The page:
Webs of Support: An Integrative Framework of Relationships, Social Networks, and Social Support for Positive Youth Development
Supportive relationships promote positive academic, behavioral, and psychological outcomes, while also buffering against negative outcomes. Traditionally, there has been a schism in how developmental scientists study relationships, with studies focused either on relationship quality and supports within dyads or general structures of relationships and social capital across social networks. While these lines of research provide insight into the power of relationships, resources, and networks for youth, they have not fully captured how relationships and resources operate in a relational developmental system. Drawing from relationship, social support, social capital, and social network literatures, this article presents a new framework, webs of support, to actualize how relationships and resources optimally operate to promote more accurate examinations of how adolescents gain the developmental supports necessary to thrive. This article also discusses implications and poses larger questions about the use of this framework in research and practice.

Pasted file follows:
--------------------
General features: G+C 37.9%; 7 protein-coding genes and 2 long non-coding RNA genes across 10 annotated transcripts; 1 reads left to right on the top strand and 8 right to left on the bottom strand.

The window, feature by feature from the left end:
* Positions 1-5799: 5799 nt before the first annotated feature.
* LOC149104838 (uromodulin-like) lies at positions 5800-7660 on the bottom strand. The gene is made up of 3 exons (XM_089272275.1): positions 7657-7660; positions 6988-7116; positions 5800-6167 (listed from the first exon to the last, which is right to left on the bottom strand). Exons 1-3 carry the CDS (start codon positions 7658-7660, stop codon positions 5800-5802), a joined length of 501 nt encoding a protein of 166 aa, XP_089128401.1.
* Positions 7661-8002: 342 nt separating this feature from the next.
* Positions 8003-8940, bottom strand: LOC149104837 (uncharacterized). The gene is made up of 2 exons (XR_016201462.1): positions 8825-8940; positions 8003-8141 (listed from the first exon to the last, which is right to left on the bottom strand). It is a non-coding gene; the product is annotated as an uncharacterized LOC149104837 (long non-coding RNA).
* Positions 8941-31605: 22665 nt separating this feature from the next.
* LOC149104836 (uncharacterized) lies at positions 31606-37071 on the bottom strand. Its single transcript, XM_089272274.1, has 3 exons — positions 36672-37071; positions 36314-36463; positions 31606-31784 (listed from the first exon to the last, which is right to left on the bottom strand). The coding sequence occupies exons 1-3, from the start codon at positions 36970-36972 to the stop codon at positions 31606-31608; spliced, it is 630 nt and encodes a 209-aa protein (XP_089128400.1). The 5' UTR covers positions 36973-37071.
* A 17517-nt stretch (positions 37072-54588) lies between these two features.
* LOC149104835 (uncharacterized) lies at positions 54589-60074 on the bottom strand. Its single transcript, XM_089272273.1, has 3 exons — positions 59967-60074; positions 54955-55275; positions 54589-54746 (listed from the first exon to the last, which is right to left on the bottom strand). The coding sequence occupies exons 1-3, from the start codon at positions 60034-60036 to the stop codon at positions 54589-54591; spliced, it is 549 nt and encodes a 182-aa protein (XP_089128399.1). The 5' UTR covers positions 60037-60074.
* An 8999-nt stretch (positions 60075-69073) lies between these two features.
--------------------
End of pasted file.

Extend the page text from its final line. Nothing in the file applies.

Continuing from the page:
The authors would like to thank Dr. Renee Spencer, Professor at the Boston University School of Social Work, and Dr. Nancy Deutsch, Professor at the University of Virginia Curry School of Education, for sharing their expertise and thoughtful feedback. Thank you also to Dr. Michael Little, Creative Director and Rebeca Sandu, PhD Researcher at the Dartington Social Research Unit for their thoughtful review of our early work. Special thanks to all the team members at the Center for Promise who participated in discussions throughout the creation of this brief.
Both authors had conducted research separately which led them to this concept. SV took the primary role in writing the article, designing the figures, and responding to reviewers. JZ primarily conceived the name and concept of webs of support and participated in writing and editing the manuscript. Both authors have read and approved the final version of this article.
Compliance with Ethical Standards
Conflict of interest
Both authors report no conflicts of interest.
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